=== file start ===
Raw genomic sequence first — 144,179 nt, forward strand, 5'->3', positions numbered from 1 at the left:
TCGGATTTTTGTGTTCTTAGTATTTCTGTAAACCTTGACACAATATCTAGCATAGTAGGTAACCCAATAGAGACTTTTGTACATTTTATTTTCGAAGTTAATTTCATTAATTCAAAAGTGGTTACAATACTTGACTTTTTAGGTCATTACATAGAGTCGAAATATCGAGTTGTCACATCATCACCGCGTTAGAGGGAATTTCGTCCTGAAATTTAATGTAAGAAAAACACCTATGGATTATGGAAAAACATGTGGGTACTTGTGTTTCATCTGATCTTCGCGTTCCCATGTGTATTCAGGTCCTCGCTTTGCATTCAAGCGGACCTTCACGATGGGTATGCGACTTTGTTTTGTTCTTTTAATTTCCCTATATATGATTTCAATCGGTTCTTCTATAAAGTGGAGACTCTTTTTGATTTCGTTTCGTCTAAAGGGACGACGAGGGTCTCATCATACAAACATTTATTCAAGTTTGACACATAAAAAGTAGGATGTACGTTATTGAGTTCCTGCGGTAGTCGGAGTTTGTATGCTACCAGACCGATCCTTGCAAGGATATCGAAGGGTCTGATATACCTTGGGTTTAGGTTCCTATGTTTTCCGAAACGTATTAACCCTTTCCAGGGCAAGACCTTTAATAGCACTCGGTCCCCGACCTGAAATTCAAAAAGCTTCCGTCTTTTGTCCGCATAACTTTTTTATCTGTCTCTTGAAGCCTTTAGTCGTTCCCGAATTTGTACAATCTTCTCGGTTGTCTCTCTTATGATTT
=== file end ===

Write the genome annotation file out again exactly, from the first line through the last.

Raw genomic sequence first — 144,179 nt, forward strand, 5'->3', positions numbered from 1 at the left:
TCGGATTTTTGTGTTCTTAGTATTTCTGTAAACCTTGACACAATATCTAGCATAGTAGGTAACCCAATAGAGACTTTTGTACATTTTATTTTCGAAGTTAATTTCATTAATTCAAAAGTGGTTACAATACTTGACTTTTTAGGTCATTACATAGAGTCGAAATATCGAGTTGTCACATCATCACCGCGTTAGAGGGAATTTCGTCCTGAAATTTAATGTAAGAAAAACACCTATGGATTATGGAAAAACATGTGGGTACTTGTGTTTCATCTGATCTTCGCGTTCCCATGTGTATTCAGGTCCTCGCTTTGCATTCAAGCGGACCTTCACGATGGGTATGCGACTTTGTTTTGTTCTTTTAATTTCCCTATATATGATTTCAATCGGTTCTTCTATAAAGTGGAGACTCTTTTTGATTTCGTTTCGTCTAAAGGGACGACGAGGGTCTCATCATACAAACATTTATTCAAGTTTGACACATAAAAAGTAGGATGTACGTTATTGAGTTCCTGCGGTAGTCGGAGTTTGTATGCTACCAGACCGATCCTTGCAAGGATATCGAAGGGTCTGATATACCTTGGGTTTAGGTTCCTATGTTTTCCGAAACGTATTAACCCTTTCCAGGGCAAGACCTTTAATAGCACTCGGTCCCCGACCTGAAATTCAAAAAGCTTCCGTCTTTTGTCCGCATAACTTTTTTATCTGTCTCTTGAAGCCTTTAGTCGTTCCCGAATTTGTACAATCTTCTCGGTTGTCTCTCTTATGATTT